The Rockets took a shellacking on Saturday night. An unfortunate sign of what to expect should they finish in the 7th or 8th seed and end up playing the Spurs or the Warriors in the first round of the playoffs. Sure, the final score ended up a somewhat respectable 10-point deficit at 104-94, but the Rockets were down 31 points at one point and were completely overwhelmed by the Spurs.
It started with a horrid first quarter in which the Rockets scored just 11 points on 27 percent shooting and found themselves in an immediate 15-point deficit from which they never recovered. Unfortunately for the Rockets, this type of slow start is something that continuously plagues them, as they've failed to hold a lead at the end of the first quarter in any of their last 9 consecutive games and also in 10 of their last 12. They hold a 4-8 record in that time frame.
It's just one of many of the numerous signs all season long that this team hasn't been playing with the night-in, night-out energy nor the chemistry to be any better than mediocre.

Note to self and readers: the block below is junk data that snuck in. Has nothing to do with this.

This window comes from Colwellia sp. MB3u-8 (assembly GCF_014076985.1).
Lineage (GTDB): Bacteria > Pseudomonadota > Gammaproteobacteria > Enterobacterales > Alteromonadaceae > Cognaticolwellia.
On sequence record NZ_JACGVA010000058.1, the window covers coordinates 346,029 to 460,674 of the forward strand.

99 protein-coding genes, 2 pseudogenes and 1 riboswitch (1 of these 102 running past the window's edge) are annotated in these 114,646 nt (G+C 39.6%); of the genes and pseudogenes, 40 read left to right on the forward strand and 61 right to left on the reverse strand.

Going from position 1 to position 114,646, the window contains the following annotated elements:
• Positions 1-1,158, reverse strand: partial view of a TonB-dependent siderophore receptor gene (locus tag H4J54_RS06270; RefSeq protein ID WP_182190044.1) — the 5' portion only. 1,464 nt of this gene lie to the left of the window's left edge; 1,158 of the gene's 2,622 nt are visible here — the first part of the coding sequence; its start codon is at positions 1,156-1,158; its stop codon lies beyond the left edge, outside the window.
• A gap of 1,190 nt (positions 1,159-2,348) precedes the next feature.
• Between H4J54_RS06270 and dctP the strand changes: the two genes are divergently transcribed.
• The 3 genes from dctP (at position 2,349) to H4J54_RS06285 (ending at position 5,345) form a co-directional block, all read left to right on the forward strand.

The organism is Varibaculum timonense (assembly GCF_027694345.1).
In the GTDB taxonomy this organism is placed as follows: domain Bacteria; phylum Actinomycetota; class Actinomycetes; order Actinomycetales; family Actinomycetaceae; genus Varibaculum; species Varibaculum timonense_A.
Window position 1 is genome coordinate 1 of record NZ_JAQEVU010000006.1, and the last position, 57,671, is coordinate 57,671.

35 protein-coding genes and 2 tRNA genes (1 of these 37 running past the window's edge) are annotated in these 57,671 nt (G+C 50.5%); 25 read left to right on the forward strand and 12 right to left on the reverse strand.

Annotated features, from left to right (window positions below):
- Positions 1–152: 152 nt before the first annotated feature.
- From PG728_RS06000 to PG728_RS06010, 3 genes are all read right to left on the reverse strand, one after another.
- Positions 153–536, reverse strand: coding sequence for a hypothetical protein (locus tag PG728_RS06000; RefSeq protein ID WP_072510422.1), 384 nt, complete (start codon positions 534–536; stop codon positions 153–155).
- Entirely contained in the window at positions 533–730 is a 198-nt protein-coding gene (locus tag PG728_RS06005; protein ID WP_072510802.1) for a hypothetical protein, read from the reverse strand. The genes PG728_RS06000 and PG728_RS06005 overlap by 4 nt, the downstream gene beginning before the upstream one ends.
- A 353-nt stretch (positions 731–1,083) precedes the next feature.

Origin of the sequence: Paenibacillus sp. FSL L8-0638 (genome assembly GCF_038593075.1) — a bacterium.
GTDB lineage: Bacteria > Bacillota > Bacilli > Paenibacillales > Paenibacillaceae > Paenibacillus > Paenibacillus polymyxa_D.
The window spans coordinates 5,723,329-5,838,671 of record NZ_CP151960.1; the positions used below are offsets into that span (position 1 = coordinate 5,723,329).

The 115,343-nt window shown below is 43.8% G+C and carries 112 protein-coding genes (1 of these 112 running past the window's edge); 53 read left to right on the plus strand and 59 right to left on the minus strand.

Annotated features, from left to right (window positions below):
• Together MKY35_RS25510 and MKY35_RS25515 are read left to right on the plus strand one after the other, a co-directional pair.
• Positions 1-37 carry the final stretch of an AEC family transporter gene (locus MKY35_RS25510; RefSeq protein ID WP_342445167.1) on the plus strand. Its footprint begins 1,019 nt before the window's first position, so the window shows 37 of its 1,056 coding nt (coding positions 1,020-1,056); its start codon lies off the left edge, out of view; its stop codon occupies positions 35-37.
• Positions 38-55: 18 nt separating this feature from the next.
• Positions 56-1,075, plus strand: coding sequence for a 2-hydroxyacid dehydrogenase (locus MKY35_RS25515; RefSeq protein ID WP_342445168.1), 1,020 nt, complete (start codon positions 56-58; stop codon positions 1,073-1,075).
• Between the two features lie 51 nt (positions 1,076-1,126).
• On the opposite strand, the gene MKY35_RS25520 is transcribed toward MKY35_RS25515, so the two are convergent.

As amazing as last Thursday's dramatic, Beard-led, come-from-behind win over the Portland Trail Blazers was, it didn't appear to be a corner-turning moment, and another sluggish first quarter to ultimately set up a loss against the Spurs just reinforces that point.
In order to be successful in this league, a team can't be continuously fighting back from deficits, especially against the better squads. The Spurs are not the Blazers, and though the Rockets did have some moments against San Antonio, the sloppy first quarter was simply too much to overcome. Dwight Howard told ESPN's Calvin Watkins:
"I thought we played better after the first quarter. We got to put together some good runs on the defensive end from the beginning of the game. We started out, they got a big lead, and they never looked back."
And James Harden concurred:
"We got our shots, we just didn't knock them down. We played with some aggressiveness in the second half, but it was too little, too late."
While the players are ultimately responsible for their on-court performance, one of the primary duties of a head coach is properly motivating his players each and every night through an 82-game grind, and it's in this area in particular that interim coach J.B. Bickerstaff has failed. It can be argued there's other areas of coaching failure as well, but that's a piece for another day.
As rumors continue to pop up about locker room strife, and the Rockets continue to start games out slow and under-perform in them overall, any optimism this team would wake up and snap out of their malaise after the All-Star break is fast slipping away. And unless Bickerstaff can quickly get some control over these Rockets, any hopes he had of remaining the team's coach in the long term are also slipping away along with the season.